98/180/1, 99/6/1 Jenny Kee collection of clothing, textiles, artwork and archive, Australia/England/Japan/Africa/USA 1967-1995
Jenny Kee (born Sydney 1947) is one of Australia's most important designers, best known for designing and retailing a unique range of colourful clothing and knitwear. One major theme links all aspects of this collection, Jenny Kee's love of Australia's unique natural environment. Her garments are a canvas for her artwork featuring images of native flora and fauna, the opal gem stone and urban icons like the Sydney Harbour Bridge and Opera House.
The Jenny Kee collection and archive was acquired by the museum in 1998 and 1999. They document the evolution of her clothing and textile designs, the creative process behind her designs, the development and management of her retail outlets Flamingo Park and Jenny Kee, the significant role she played in environmental activism in Australia and her public profile as a celebrity artist within the advertising industry.
The collection and archive document her life and work over twenty years and includes clothing and textiles by Jenny Kee and Kee's business and creative partner Linda Jackson (b. 1950) as well as original artwork for many of Kee's designs, business records, newspaper and magazine clippings, videos of parades, parade invitations, props and programmes, shop mannequins, shop signs, scrapbooks and posters.
The collection and archive not only records Jenny Kee's life and work, but also can be read as a document that charts important cultural changes in Australia. Kee was born in Bondi, to a Cantonese businessman father and Italian/British mother. An early newspaper clipping shows her modelling as the face of Canadian Airlines. In the 1960s, she, like many other young Australians, spent several years enjoying the creative atmosphere of 'Swinging London'. She returned to Australia in the early 1970s and attracted by the encouraging cultural climate of the new Whitlam led Labor government, decided to stay. Kee then opened her Flamingo Park' 'frock salon' in the Strand Arcade in Sydney selling her own designs as well as the work of other innovative designers like Linda Jackson, Peter Tully (1947-1992) and David McDiarmid (1952-1995). Many of the pieces sold through the shop are included in the collection as well as signage, programmes and videos of the lively parades she and Linda Jackson produced.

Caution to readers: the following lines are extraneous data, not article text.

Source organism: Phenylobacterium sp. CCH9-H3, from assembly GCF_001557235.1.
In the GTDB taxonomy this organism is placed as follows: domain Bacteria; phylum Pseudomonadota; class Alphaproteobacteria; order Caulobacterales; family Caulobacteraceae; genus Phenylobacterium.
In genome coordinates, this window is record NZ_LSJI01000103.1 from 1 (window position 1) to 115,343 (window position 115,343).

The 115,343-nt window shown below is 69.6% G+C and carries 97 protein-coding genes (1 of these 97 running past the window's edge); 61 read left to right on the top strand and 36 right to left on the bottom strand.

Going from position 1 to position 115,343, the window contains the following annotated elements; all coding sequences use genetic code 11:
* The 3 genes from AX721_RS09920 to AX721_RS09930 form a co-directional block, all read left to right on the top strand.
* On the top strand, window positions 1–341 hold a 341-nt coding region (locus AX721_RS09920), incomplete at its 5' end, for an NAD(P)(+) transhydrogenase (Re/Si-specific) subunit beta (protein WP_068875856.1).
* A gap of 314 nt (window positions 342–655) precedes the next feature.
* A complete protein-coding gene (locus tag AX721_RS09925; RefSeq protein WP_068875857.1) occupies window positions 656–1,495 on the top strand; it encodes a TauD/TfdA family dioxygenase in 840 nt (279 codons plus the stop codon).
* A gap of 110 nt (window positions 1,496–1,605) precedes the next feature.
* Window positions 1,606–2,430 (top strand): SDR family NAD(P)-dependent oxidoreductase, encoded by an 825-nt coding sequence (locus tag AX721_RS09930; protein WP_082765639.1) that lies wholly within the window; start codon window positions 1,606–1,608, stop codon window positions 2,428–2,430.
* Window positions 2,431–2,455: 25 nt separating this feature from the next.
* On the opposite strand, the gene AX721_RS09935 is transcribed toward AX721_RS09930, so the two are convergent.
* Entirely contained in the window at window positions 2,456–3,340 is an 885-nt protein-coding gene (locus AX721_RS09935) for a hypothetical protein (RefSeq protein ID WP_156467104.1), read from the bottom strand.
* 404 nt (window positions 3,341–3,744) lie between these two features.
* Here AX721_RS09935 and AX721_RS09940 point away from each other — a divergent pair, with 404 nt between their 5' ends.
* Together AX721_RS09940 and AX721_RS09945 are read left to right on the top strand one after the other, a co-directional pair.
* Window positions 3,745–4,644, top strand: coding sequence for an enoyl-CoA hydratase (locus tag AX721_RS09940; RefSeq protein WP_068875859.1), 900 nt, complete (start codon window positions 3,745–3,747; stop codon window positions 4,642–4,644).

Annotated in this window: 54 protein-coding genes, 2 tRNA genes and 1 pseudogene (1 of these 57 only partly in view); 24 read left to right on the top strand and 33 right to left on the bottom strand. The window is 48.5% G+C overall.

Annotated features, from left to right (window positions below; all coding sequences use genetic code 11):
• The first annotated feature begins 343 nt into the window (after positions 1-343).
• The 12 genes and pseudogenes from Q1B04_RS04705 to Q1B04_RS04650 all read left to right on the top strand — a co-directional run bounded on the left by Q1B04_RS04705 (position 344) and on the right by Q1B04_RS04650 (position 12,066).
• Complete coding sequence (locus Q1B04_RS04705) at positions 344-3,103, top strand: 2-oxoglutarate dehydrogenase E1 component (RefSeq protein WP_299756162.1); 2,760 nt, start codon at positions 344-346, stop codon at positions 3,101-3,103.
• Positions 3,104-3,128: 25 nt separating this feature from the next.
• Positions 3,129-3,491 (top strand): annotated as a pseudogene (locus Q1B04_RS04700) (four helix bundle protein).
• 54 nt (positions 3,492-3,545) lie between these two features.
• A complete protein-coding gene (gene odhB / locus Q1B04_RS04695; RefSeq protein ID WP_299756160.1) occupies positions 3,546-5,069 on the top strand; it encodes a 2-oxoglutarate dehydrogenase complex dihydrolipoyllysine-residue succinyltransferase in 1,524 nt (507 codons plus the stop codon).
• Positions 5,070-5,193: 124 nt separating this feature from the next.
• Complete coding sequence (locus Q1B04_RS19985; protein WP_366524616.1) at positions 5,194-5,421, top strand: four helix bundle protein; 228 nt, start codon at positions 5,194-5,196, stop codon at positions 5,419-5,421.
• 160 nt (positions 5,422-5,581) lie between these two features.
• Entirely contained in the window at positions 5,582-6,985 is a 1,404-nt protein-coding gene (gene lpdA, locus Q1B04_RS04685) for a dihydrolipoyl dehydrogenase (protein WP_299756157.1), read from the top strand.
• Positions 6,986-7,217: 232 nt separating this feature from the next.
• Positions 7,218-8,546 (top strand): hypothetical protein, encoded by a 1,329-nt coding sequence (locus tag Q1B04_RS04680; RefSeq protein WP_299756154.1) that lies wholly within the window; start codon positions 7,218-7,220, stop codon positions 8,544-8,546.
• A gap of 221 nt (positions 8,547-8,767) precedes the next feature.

The collection preserves a unique record of this important designer's personal and professional career from the 1960s through to 1995.
A7527 Outfit comprising knitted dress and coat featuring Sydney Harbour Bridge and Opera House motifs, two of Australia's best-known urban icons, designed by Jenny Kee and knitted by Jan Ayres in 1980.
99/6/54 Scarf, 'Goddesses', silk, designed by Jenny Kee printed by Rainbow Fabrics in Italy, 1990. The Jenny Kee collection includes the artwork for this scarf which shows the way Kee worked by creating a series of small individual drawings or paintings which are then collaged into larger stories for printing or knitting into her designs.
92/395 Poster depicting beach ensemble, 'Waratah and black boys', designed by Jenny Kee. The poster by Oblique Design, London features a photograph by Monty Coles. It was produced for a travelling exhibition of Australian fashion entitled 'Australian Fashion: the contemporary art' devised by the Powerhouse Museum.
'Waratah and black boy' draws on Kee's familiarity with the Australian bush and the spiritual connection she feels with its cycles. For over twenty years she has lived and worked surrounded by native bushland in the Blue Mountains, west of Sydney. She watched as bushfires left her surroundings blackened and devastated only to see within a few months green shoots, leaves and flowers emerging. Kee's design drew inspiration from this scene of destruction and regeneration with the black boys and waratah's emerging even more spectacular and abundant after their ordeal.
99/6/80 Textile length, 'Large black opal', designed by Jenny Kee, printed by Rainbow Fabrics in Italy, 1981.
This dramatic design was created by tearing paintings into small pieces which were then rearranged and pasted onto a black ground, evoking the fractured nature of the opal's colours. After much experimentation Kee found watercolour the best medium for capturing the pure bright colours of opal in her designs.
Karl Lagerfeld was so impressed with Kee's black opal design that he used the silk fabric in his first ready-to-wear collection for Chanel in 1983.
The Australian opal with its shimmering rainbow of colours became a major theme in Jenny Kee's work.
99/6/17 Mohair dress featuring wattle motif, designed by Jenny Kee, 1977.
The wattle with its green and gold flowers and foliage is Australia's national floral emblem. In this dress Kee uses it as the major decorative motif, celebrating the uniqueness and beauty of Australia's natural environment and using her work to highlight the need to be vigilant about its preservation.